After more than a decade of hype, the date of the Mayan Apocalypse - December 21, 2012 - came and went uneventfully.

But for some people, this was hugely disappointing:

Because the doomsday predictions were largely grassroots and spread online, the fallout from their failure is likely to be more varied than in doomsdays past, said Stephen Kent, a University of Alberta sociologist. Most of the time, doomsday predictions are made by charismatic leaders, often in cultlike settings.

"It appears that believers in the Mayan calendar apocalypse range from troubled individuals to groups following charismatic leaders," Kent told LiveScience. "Consequently, the fallout could be very complicated."

When the world won't end

After a failed doomsday, believers respond with a range of reactions, from disavowing their former apocalyptic beliefs to, surprisingly, believing more than ever. One classic reaction is the one made by Harold Camping, a radio preacher who first predicted Judgment Day in 1994. When that date didn't pan out, Camping made a common claim among doomsday prophets - the math had been wrong, but the ultimate prophecy would still prove true. He then predicted a widely publicized Judgment Day in May 2011, which also failed to occur. After that failure, Camping claimed the Judgment Day had been "spiritual" in nature and that the world would still end in a few short months.

When that claim also failed, Camping finally admitted his error. Rationalizing and attempting to explain away failure is common among failed doomsday groups, said Lorenzo DiTommaso, a professor of religion at Concordia University in Montreal. In some cases, groups even claim that their prayers saved the world.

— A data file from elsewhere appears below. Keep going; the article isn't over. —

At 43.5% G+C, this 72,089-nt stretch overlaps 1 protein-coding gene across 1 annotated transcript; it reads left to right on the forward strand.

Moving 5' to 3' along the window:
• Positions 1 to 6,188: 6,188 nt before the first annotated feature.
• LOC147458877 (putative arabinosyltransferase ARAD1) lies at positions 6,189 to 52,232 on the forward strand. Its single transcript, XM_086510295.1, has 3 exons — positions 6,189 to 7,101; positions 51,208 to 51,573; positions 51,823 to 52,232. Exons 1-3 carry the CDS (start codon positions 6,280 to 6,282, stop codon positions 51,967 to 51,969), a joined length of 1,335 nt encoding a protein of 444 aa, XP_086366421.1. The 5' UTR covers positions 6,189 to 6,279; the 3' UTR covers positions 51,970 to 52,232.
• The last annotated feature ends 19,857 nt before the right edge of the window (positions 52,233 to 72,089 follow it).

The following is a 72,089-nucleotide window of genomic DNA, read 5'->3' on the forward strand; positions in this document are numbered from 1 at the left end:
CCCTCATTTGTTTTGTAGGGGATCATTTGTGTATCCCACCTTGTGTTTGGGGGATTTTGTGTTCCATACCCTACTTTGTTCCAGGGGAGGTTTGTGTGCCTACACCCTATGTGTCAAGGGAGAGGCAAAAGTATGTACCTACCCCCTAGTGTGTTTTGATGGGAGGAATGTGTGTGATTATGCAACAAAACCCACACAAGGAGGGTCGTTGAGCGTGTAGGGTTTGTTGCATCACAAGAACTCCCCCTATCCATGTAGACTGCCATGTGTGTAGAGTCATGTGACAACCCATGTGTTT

The Mayan apocalypse is likely to be different, if only because the Internet is bursting with dozens of contradictory prophecies about the day, DiTommaso told LiveScience.

"There are so many different predictions ridered onto the 2012 phenomenon, everyone's going to have a different response," DiTommaso said. "And because it's not a leader or a church or a doctrine or Karl Marx forecasting what the future is going to be like, there's not going to be a leader against whom you can forecast your dissatisfaction."

It appears that there were no doomsday cults that practiced ritual suicide, which is a blessing. But perhaps a discussion should begin about those websites, TV networks, book publishers, and others in the media who enabled this gigantic hoax.

The History Channel should come in for special criticism. It promoted the idea of doomsday shamelessly for at least 6 years, spreading the most idiotic nonsense about Mayans, the calendar, and aliens. They might claim they had scientists debunking the notion of an apocalypse, but when you have 10 fools predicting the end of the world and one skeptic, who do you think gullible people will believe?

Responsible dissemination of information should be a pre-requisite for obtaining and keeping a broadcasting license. The failure of the History Channel and other networks in keeping the public accurately informed should result in some kind of disciplinary measures by the FCC. It won't, but that doesn't mean it shouldn't.